INFO:pathway_engine.connectors.monitoring:PythonReader-0: 0 entries (1 minibatch(es)) have been sent to the engine

INFO:root:Account 4 balance: -18

INFO:root:Account 2 balance: -19

INFO:root:Account 1 balance: 95

INFO:root:Account 9 balance: -58

INFO:root:Total: 0

INFO:root:Removing account 9 balance: -58

INFO:root:Removing account 1 balance: 95

INFO:root:Removing account 4 balance: -18

INFO:root:Account 4 balance: -90

INFO:root:Account 7 balance: 29

INFO:root:Account 9 balance: -75

INFO:root:Account 1 balance: 155

INFO:root:Total: 0

INFO:pathway_engine.connectors.monitoring:PythonReader-0: 10 entries (3 minibatch(es)) have been sent to the engine

WARNING:pathway_engine.connectors.monitoring:PythonReader-0: Closing the data source

INFO:root:Removing account 1 balance: 155

INFO:root:Removing account 7 balance: 29

INFO:root:Removing account 2 balance: -19

INFO:root:Removing account 4 balance: -90

INFO:root:Account 5 balance: -98

INFO:root:Account 6 balance: 50

INFO:root:Account 4 balance: -104

INFO:root:Account 2 balance: 27

INFO:root:Account 7 balance: -53

INFO:root:Account 1 balance: 253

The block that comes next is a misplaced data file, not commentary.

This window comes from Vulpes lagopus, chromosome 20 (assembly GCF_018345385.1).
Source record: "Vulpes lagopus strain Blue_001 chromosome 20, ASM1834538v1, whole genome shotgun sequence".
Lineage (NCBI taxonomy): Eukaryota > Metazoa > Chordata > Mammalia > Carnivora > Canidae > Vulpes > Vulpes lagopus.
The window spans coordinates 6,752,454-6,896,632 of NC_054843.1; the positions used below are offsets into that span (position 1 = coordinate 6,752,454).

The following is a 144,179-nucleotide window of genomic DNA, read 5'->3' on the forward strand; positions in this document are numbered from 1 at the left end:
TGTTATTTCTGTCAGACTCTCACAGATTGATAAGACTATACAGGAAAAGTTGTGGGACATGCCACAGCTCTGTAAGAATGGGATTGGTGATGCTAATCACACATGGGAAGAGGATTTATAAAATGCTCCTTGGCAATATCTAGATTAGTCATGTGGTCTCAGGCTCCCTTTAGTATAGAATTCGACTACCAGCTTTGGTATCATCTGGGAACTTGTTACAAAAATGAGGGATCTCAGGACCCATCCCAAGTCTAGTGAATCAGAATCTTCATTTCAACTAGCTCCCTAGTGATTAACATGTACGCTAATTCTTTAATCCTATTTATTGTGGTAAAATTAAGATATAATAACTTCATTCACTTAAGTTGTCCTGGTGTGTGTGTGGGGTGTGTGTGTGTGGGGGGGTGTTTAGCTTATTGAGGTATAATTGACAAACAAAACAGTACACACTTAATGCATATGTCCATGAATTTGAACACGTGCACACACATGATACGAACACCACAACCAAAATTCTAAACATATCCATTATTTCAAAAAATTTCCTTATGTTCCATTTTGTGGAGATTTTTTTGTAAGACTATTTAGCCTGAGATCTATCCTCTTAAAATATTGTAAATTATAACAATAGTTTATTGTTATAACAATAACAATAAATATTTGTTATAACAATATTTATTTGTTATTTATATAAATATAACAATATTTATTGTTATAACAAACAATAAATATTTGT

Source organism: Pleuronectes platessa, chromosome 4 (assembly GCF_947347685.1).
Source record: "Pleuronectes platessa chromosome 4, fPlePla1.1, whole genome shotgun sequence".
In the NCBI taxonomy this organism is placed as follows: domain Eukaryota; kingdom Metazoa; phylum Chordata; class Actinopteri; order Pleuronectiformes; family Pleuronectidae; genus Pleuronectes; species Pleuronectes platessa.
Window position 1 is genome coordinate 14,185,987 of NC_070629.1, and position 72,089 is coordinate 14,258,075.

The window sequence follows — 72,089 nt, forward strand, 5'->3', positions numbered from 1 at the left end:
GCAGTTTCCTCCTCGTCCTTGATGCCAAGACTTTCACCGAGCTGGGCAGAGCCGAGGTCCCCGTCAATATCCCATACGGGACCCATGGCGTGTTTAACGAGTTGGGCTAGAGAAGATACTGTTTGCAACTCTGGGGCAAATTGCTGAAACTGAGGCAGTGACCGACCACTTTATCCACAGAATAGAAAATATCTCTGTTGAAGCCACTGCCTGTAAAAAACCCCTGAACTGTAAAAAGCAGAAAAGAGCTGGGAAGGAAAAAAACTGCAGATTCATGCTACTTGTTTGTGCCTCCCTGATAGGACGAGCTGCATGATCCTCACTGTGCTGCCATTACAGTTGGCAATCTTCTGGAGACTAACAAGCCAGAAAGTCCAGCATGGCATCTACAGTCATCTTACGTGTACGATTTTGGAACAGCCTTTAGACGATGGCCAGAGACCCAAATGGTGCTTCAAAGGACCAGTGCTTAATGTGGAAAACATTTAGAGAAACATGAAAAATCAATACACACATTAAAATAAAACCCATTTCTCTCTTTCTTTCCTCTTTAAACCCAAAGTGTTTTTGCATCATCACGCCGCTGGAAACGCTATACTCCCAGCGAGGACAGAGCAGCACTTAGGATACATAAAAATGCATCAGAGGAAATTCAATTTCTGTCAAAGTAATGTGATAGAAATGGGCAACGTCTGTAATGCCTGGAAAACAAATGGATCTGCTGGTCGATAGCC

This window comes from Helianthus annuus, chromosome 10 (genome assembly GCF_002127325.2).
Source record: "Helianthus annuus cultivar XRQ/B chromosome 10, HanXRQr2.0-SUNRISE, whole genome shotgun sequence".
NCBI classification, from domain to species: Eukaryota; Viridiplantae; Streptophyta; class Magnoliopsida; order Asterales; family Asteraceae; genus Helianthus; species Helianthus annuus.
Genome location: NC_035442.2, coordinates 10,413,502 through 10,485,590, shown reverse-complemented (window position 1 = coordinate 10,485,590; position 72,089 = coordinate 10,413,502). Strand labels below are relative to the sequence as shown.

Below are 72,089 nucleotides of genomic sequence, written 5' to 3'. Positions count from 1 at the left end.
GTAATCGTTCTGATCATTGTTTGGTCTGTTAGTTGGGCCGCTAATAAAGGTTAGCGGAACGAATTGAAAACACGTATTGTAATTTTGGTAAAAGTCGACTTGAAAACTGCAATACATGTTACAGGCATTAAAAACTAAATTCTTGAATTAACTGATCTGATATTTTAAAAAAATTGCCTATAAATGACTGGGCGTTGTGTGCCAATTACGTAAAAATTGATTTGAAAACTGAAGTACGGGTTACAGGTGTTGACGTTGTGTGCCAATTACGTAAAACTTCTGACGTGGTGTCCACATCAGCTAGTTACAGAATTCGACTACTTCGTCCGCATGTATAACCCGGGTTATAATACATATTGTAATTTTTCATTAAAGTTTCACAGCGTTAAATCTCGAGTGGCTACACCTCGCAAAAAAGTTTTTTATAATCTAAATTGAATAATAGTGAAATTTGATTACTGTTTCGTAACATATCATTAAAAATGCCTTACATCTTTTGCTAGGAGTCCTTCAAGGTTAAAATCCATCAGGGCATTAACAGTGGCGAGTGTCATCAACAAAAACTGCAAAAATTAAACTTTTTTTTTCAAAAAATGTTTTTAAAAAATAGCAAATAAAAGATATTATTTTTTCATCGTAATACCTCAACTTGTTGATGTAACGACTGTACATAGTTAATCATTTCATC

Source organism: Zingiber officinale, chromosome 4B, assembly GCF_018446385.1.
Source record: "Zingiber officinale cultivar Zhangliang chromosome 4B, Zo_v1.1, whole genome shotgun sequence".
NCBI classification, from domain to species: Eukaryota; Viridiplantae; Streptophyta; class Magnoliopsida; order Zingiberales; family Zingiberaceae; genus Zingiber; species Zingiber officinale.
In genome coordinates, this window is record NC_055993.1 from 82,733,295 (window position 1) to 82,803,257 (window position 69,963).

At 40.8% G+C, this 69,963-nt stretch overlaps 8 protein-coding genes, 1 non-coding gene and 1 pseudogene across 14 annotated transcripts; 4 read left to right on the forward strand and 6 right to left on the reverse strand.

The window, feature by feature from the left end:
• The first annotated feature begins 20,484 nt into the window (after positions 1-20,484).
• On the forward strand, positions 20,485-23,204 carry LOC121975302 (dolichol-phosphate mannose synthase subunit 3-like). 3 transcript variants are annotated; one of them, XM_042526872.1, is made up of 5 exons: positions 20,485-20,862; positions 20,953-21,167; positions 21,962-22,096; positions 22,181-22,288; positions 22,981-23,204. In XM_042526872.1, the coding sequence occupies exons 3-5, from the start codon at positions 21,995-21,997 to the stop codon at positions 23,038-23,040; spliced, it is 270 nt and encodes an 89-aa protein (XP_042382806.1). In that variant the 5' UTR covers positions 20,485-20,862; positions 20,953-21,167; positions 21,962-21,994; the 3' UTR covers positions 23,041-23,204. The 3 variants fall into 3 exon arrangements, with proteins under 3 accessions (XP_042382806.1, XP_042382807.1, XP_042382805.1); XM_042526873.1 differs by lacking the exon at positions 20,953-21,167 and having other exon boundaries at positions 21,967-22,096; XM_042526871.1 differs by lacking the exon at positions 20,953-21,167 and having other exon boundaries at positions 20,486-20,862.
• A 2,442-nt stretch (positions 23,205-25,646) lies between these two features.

INFO:root:Total: 0

You can observe that Pathway processed all the events intended to be simultaneous at the same time, and the sum of operations always equals 0.

Persistency guarantees

Pathway persists intermediate results recording the state of inputs with each saved datum. When restarted from a checkpoint, the saved state is loaded into memory first. Then all inputs are replayed starting at times recorded in the checkpoint. To avoid data loss, all streaming inputs should be buffered into a persistent message queue which allows multiple reads to recent items, such as a topic in Apache Kafka.

Pathway gives "at least once" output data delivery guarantee for the data output in the different runs. More precisely, if some of the lines were outputted to a data sink in a non-closed Pathway's data batch, these output lines may appear on the output after the program has been re-run.

The enterprise version of Pathway supports "exactly once" message delivery on selected combinations of input and output connectors which enable the use of the 2-phase commit protocol.